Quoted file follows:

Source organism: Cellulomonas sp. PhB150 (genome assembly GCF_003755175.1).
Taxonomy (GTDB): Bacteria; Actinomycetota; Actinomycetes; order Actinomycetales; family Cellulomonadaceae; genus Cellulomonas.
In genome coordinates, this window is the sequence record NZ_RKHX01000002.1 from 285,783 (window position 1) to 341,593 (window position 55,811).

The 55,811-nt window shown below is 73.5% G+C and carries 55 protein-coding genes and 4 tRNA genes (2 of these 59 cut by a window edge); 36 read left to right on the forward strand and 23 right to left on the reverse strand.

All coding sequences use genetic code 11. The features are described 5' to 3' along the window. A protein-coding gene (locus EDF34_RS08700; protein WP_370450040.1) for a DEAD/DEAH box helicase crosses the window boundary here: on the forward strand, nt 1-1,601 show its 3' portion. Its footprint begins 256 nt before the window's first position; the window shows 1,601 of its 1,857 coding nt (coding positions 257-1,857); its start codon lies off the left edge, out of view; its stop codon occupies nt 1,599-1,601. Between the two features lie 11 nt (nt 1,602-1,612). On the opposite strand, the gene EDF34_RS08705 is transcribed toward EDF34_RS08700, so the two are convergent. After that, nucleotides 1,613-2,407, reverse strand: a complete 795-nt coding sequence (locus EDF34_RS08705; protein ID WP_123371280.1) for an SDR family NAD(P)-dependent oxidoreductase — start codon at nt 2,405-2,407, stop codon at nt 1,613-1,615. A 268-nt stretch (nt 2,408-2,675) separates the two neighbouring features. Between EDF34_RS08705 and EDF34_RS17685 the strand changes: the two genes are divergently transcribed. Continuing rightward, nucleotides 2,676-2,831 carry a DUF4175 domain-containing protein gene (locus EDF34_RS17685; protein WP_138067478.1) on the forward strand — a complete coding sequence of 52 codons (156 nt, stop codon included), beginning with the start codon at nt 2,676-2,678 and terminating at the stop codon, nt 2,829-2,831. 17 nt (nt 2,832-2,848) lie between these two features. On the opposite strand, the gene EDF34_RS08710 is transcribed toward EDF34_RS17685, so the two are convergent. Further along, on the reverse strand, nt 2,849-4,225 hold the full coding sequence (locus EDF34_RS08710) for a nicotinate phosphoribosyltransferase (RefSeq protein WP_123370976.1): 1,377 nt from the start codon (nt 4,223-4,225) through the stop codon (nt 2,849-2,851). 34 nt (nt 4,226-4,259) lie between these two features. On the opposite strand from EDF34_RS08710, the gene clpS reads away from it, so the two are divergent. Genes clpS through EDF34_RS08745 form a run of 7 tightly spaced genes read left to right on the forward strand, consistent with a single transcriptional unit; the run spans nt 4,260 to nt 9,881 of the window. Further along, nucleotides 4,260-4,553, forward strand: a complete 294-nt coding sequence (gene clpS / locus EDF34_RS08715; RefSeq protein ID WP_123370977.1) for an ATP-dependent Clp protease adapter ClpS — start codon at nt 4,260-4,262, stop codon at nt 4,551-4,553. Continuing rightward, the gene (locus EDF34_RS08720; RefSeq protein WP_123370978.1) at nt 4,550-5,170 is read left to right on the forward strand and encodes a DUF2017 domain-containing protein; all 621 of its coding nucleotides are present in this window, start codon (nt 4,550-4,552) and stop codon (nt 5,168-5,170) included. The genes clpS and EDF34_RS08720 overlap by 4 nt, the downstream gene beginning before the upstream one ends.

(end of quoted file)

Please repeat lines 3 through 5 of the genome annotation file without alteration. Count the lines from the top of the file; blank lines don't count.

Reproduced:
In genome coordinates, this window is the sequence record NZ_RKHX01000002.1 from 285,783 (window position 1) to 341,593 (window position 55,811).

The 55,811-nt window shown below is 73.5% G+C and carries 55 protein-coding genes and 4 tRNA genes (2 of these 59 cut by a window edge); 36 read left to right on the forward strand and 23 right to left on the reverse strand.

All coding sequences use genetic code 11. The features are described 5' to 3' along the window. A protein-coding gene (locus EDF34_RS08700; protein WP_370450040.1) for a DEAD/DEAH box helicase crosses the window boundary here: on the forward strand, nt 1-1,601 show its 3' portion. Its footprint begins 256 nt before the window's first position; the window shows 1,601 of its 1,857 coding nt (coding positions 257-1,857); its start codon lies off the left edge, out of view; its stop codon occupies nt 1,599-1,601. Between the two features lie 11 nt (nt 1,602-1,612). On the opposite strand, the gene EDF34_RS08705 is transcribed toward EDF34_RS08700, so the two are convergent. After that, nucleotides 1,613-2,407, reverse strand: a complete 795-nt coding sequence (locus EDF34_RS08705; protein ID WP_123371280.1) for an SDR family NAD(P)-dependent oxidoreductase — start codon at nt 2,405-2,407, stop codon at nt 1,613-1,615. A 268-nt stretch (nt 2,408-2,675) separates the two neighbouring features. Between EDF34_RS08705 and EDF34_RS17685 the strand changes: the two genes are divergently transcribed. Continuing rightward, nucleotides 2,676-2,831 carry a DUF4175 domain-containing protein gene (locus EDF34_RS17685; protein WP_138067478.1) on the forward strand — a complete coding sequence of 52 codons (156 nt, stop codon included), beginning with the start codon at nt 2,676-2,678 and terminating at the stop codon, nt 2,829-2,831. 17 nt (nt 2,832-2,848) lie between these two features. On the opposite strand, the gene EDF34_RS08710 is transcribed toward EDF34_RS17685, so the two are convergent. Further along, on the reverse strand, nt 2,849-4,225 hold the full coding sequence (locus EDF34_RS08710) for a nicotinate phosphoribosyltransferase (RefSeq protein WP_123370976.1): 1,377 nt from the start codon (nt 4,223-4,225) through the stop codon (nt 2,849-2,851). 34 nt (nt 4,226-4,259) lie between these two features. On the opposite strand from EDF34_RS08710, the gene clpS reads away from it, so the two are divergent. Genes clpS through EDF34_RS08745 form a run of 7 tightly spaced genes read left to right on the forward strand, consistent with a single transcriptional unit; the run spans nt 4,260 to nt 9,881 of the window. Further along, nucleotides 4,260-4,553, forward strand: a complete 294-nt coding sequence (gene clpS / locus EDF34_RS08715; RefSeq protein ID WP_123370977.1) for an ATP-dependent Clp protease adapter ClpS — start codon at nt 4,260-4,262, stop codon at nt 4,551-4,553. Continuing rightward, the gene (locus EDF34_RS08720; RefSeq protein WP_123370978.1) at nt 4,550-5,170 is read left to right on the forward strand and encodes a DUF2017 domain-containing protein; all 621 of its coding nucleotides are present in this window, start codon (nt 4,550-4,552) and stop codon (nt 5,168-5,170) included. The genes clpS and EDF34_RS08720 overlap by 4 nt, the downstream gene beginning before the upstream one ends.